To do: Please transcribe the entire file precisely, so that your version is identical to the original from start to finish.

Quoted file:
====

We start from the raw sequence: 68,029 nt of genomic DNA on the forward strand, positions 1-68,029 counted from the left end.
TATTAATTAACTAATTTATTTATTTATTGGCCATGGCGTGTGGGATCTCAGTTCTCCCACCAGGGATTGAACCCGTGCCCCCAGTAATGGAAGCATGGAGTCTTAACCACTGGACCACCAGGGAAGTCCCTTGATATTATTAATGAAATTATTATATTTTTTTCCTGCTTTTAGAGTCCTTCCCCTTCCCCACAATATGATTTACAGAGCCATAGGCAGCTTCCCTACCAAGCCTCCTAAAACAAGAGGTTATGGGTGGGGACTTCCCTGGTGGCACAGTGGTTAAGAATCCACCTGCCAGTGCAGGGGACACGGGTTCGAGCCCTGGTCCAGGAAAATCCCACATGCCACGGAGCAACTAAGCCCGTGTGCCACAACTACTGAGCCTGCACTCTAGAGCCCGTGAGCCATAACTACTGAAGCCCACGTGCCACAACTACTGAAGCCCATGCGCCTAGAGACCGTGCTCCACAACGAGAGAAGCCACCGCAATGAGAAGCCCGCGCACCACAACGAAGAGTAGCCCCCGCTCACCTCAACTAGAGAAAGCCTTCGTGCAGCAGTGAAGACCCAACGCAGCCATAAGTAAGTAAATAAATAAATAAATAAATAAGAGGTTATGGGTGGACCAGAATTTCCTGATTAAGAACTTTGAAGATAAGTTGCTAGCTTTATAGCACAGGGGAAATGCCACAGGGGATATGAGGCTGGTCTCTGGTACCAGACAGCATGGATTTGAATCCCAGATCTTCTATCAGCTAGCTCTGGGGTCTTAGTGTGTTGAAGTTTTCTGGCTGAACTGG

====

We start from the raw sequence: 68,029 nt of genomic DNA on the forward strand, positions 1-68,029 counted from the left end.
TATTAATTAACTAATTTATTTATTTATTGGCCATGGCGTGTGGGATCTCAGTTCTCCCACCAGGGATTGAACCCGTGCCCCCAGTAATGGAAGCATGGAGTCTTAACCACTGGACCACCAGGGAAGTCCCTTGATATTATTAATGAAATTATTATATTTTTTTCCTGCTTTTAGAGTCCTTCCCCTTCCCCACAATATGATTTACAGAGCCATAGGCAGCTTCCCTACCAAGCCTCCTAAAACAAGAGGTTATGGGTGGGGACTTCCCTGGTGGCACAGTGGTTAAGAATCCACCTGCCAGTGCAGGGGACACGGGTTCGAGCCCTGGTCCAGGAAAATCCCACATGCCACGGAGCAACTAAGCCCGTGTGCCACAACTACTGAGCCTGCACTCTAGAGCCCGTGAGCCATAACTACTGAAGCCCACGTGCCACAACTACTGAAGCCCATGCGCCTAGAGACCGTGCTCCACAACGAGAGAAGCCACCGCAATGAGAAGCCCGCGCACCACAACGAAGAGTAGCCCCCGCTCACCTCAACTAGAGAAAGCCTTCGTGCAGCAGTGAAGACCCAACGCAGCCATAAGTAAGTAAATAAATAAATAAATAAATAAGAGGTTATGGGTGGACCAGAATTTCCTGATTAAGAACTTTGAAGATAAGTTGCTAGCTTTATAGCACAGGGGAAATGCCACAGGGGATATGAGGCTGGTCTCTGGTACCAGACAGCATGGATTTGAATCCCAGATCTTCTATCAGCTAGCTCTGGGGTCTTAGTGTGTTGAAGTTTTCTGGCTGAACTGG